Lua is open-source software. You can use it in personal, academic, and commercial applications at no cost. Your essential requirements when using Lua are to properly ascribe its copyright (Lua.org, PUC-Rio) and to not hold its authors or copyright holders liable if anything goes wrong. You can read its license at www.lua.org. Be aware that some of the libraries you will use with Lua are licensed under different terms. Please understand and adhere to these licenses. A lot of hard work and ingenuity goes into the creation of software, and your respect for its authors' intentions helps keep the open software community vibrant and active.
Who This Book Is For
This book is for students and professionals who are intrigued by the prospect of learning and using a powerful language that provides a rich infrastructure for creating programs. No programming knowledge is necessary to benefit from this book except for the section on Lua bindings, which requires some familiarity with the C programming language. A certain comfort level with command-line operations, text editing, and directory structures is assumed.
Software developers who have experience with functions, strings, and associative arrays can skim Chapters 2 through 5 with the caveat that certain Lua colloquialisms are introduced there along with programming concepts.
Throughout the text, sections pertaining to a particular operating system are clearly marked and can be skipped by readers working on a different platform.
How This Book Is Structured
This book is organized to guide you through the basics of using Lua. Its structure is as follows:
· Installing Lua on your system (Chapter 1)
· Learning the fundamentals of programming in Lua (Chapters 2 through 10)
· Reviewing standard Lua functions (Chapter 11)
· Exploring application development with Lua using packages contributed by the community (Chapters 12 through 18)
· Using Lua's many community resources (Chapter 19)
Chapters 2 through 10 each build on concepts that are presented in its predecessors, so a sequential reading of this part of the book is advised. The summary of Lua's built-in libraries contains examples that assume you have a good grasp of the materials presented in the first 10 chapters.
Some of the libraries and techniques presented in Chapters 12 and 13 are needed in the remaining chapters of the book. Chapters 14 through 19 are relatively independent of one another and can be read out of sequence.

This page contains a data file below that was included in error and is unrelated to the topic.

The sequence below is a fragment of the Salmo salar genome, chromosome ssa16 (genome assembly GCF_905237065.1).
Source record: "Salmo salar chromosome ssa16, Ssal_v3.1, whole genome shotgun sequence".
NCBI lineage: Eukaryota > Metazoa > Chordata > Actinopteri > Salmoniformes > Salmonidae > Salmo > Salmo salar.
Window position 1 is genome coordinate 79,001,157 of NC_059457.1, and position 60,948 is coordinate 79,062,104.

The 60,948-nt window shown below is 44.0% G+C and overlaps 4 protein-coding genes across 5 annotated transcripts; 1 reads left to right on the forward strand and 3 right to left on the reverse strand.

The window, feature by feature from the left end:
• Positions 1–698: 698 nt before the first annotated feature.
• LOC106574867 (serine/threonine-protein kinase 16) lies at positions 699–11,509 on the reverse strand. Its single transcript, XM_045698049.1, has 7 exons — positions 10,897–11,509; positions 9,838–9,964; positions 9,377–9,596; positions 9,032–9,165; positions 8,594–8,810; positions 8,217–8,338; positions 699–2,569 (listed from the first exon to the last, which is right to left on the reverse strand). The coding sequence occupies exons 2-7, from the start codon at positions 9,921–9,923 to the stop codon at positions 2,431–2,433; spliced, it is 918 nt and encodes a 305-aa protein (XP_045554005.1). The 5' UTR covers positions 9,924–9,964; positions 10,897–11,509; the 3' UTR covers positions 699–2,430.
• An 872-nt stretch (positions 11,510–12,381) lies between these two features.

What You Need to Use This Book
You need surprisingly little in the way of computer resources to learn and use Lua. This book focuses on Windows and Unix-like (including Linux) systems, but any operating system that supports a command shell should be suitable. You'll need a text editor to prepare and save Lua scripts.
If you choose to extend Lua with libraries written in a programming language like C, you'll need a suitable software development kit. Many of these kits are freely available on the Internet but, unlike Lua, they can consume prodigious amounts of disk space and memory.
Chapter 18 discusses using Lua on a Palm Pilot. Even if you don't own or have access to one of these devices, this chapter shows how you can simulate one on the major desktop systems.
To help you get the most from the text and keep track of what's happening, a number of conventions are used throughout the book.
Try It Out
This is an exercise you should work through, following the text in the book.
1. A Try It Out usually consists of a set of steps.
2. Each step has a number.
3. Complete all the steps, sequentially, to produce the intended results.
How It Works
After each Try It Out, the code you've typed is explained in detail.
Boxes like this one hold important, not-to-be forgotten information that is directly relevant to the surrounding text.
Tips, hints, tricks, and asides to the current discussion are offset and placed in italics like this.
As for styles in the text:
· New terms and important words are highlighted when they're introduced.
· Keyboard strokes look like this: Ctrl+A.
· Filenames, URLs, and code within the text look like so: persistence.properties.
· Code is presented in two different ways:
In code examples, new and important code is highlighted with a gray background.
The gray highlighting is not used for code that's less important in the present
context, or has been shown before.
Some of the code examples are mixtures of your input and Lua's output:
> In such examples, your input is bold
and Lua's output is not.